House, Patio, Garden, Lift, Modern, Off Street Parking, Resident Parking, Town/City
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Inspired by Pierre Chareau’s iconic Maison de Verre in Paris, Eglon House is one of the most extraordinary new houses to be built in London in living memory. It is tucked away at the end of a gated cobbled mews in the middle of Primrose Hill, combining privacy and security with the convenience of a village location.
Eglon House provides more than 13,000 sq ft of beautifully crafted live/work accommodation, composed of two interlinked buildings, set around a private courtyard and joined at basement level.
The house has been designed with flexibility in mind, and many of the spaces would suit a variety of uses. It could be used as a dwelling, as a commercial building, or as a combination of the two. It would work equally well for a family requiring guest/staff accommodation as it would for an art foundation requiring premises with significant spatial drama.
The larger, eastern, side of the building has an industrial character, with exposed concrete ceilings and surface-mounted services. At its centre is a magnificent double-height grand salon, with a galleried level containing a professional kitchen and dining room. The first floor offers more than 2,000 sq ft of space, currently configured as a breathtaking master bedroom suite, and the second floor contains an extensively glazed ‘orangery’ that would work particularly well as an office.
The western side of the house has a more intimate, domestic scale and an Art Deco atmosphere. The ground floor opens out onto the courtyard, with a double-height living room and a kitchen. The first and second floors contain three bedrooms, three bathrooms and a study. There is a further bedroom and bathroom in the basement, alongside a remarkable swimming pool that doubles as a cinema room, with a mechanical floor and waterproof screen. A lift services all of the floors.
The original Maison de Verre (1928-32) has been described as an elaborate piece of furniture, reflecting Pierre Chareau’s expertise as a product designer, and this craftsman’s sensibility has carried through to Eglon House. This is a project six years in the making. British materials are much in evidence, including a staircase made from pitch-pine and grout mixed with Portland stone. Elsewhere, Lebanese cedar is combined with elegantly patinated Italian marble. There is museum-grade bronze track lighting, the walls have been reinforced to take heavy artworks, and even the fire extinguishers have been custom-made.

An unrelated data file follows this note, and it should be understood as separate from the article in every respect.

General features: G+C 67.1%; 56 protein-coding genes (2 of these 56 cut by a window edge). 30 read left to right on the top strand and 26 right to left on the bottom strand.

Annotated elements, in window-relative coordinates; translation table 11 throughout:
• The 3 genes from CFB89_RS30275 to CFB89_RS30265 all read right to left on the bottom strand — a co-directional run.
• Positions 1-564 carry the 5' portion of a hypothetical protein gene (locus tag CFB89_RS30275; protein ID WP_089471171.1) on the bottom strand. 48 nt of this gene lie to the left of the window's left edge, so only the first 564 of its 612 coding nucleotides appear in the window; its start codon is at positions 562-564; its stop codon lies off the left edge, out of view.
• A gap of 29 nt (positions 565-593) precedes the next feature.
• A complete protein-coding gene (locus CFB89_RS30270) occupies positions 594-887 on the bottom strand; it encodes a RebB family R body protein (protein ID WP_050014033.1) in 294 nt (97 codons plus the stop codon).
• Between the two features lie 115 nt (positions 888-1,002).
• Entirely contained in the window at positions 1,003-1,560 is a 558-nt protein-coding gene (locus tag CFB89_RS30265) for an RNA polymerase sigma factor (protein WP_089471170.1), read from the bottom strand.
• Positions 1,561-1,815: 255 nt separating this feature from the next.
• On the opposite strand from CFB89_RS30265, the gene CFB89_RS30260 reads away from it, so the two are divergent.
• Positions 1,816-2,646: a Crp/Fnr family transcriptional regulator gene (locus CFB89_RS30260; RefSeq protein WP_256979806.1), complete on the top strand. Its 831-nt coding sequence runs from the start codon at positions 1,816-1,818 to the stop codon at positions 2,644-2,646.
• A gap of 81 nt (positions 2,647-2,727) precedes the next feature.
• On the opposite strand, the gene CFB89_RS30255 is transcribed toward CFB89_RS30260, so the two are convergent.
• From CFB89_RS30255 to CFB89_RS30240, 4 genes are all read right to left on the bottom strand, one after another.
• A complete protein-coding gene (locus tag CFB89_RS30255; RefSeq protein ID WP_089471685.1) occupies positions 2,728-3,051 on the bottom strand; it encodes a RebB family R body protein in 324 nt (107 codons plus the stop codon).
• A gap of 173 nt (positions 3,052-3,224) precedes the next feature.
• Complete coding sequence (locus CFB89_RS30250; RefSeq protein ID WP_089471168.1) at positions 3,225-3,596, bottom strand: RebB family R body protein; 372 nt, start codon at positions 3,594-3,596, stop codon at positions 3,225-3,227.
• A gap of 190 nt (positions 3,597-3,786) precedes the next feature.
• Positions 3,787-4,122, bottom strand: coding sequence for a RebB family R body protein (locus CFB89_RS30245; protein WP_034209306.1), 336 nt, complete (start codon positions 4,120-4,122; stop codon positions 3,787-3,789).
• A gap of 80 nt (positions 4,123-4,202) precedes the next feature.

Eglon Mews has a location that is simultaneously discreet and convenient. The shops and restaurants of Primrose Hill Village are around the corner, and the open spaces of Primrose Hill and Regent’s Park are a short walk away. Chalk Farm Underground station (Northern Line) is just across the bridge. Many of London’s best schools are within close proximity.
The site has always had a commercial use. A mid-19th-century census map shows a series of stables and barns, where shell casings were manufactured during the First World War. Express Dairies then used it to service their floats, at a time when cattle were still grazed on nearby Primrose Hill. In the 1970s, it was converted into Mayfair Recording Studios, where hits by everyone from Tina Turner and Pink Floyd to The Smiths and The Clash were made.
Although Eglon House settles into the outline of the original structure, it is an entirely new building. Inspired as a homage to Pierre Chareau’s Maison de Verre, this backland site, which has the character of a Parisian mews, was appropriate for a forward-thinking contemporary house imbued with the same Modernist spirit.
Pierre Chareau’s ‘House of Glass’, completed in 1932, was a milestone in early modern architectural design. It was a pioneer of the modern-day live/work phenomenon, with commercial space on the ground floor and living accommodation above. It was commissioned by Doctor Dalsace, who hosted Surrealist soirees in his salle de sejour, which were attended by Jean Cocteau, Joan Miro and Yves Tanguy. The close proximity of other buildings dictated a transparent façade. The iconic glass blocks, which shatter the light like lenses, have been recast for the western façade at Eglon House.
Eglon House takes its cues from Chareau’s original in a number of other ways as well. The design emphasises an honesty of materials, variable transparency of forms, and juxtaposition of ‘industrial’ fixtures with a more traditional style of home décor. Some of Chareau’s furniture and light fittings have been sourced and applied in appropriate areas. Thirties construction methods were used for the exposed shuttered concrete ceilings in part of the building, and there are visible structural elements, just as in the original, such as exposed steel beams with expressed mechanical bolts. The blue carpet in one of the bedrooms is exactly the same colour as that used in the Maison’s master bedroom, alongside other carpets and rugs inspired by artists of the era, such as Ben Nicholson and Alexander Calder.
Despite these similarities, however, Eglon House has been largely created by English craftsmen and adopts an entirely contemporary approach. On the top floor, for example, solar PV matting is set into the triple-glazed roof lights, so that it simultaneously reduces the glare and generates energy. In the basement, the ingenious mechanical rising floor allows the room to act as both a swimming pool and a cinema. The 3m-wide LED waterproof movie screen was specially commissioned and, at the time of fabrication, was the highest-resolution example of that size ever made.
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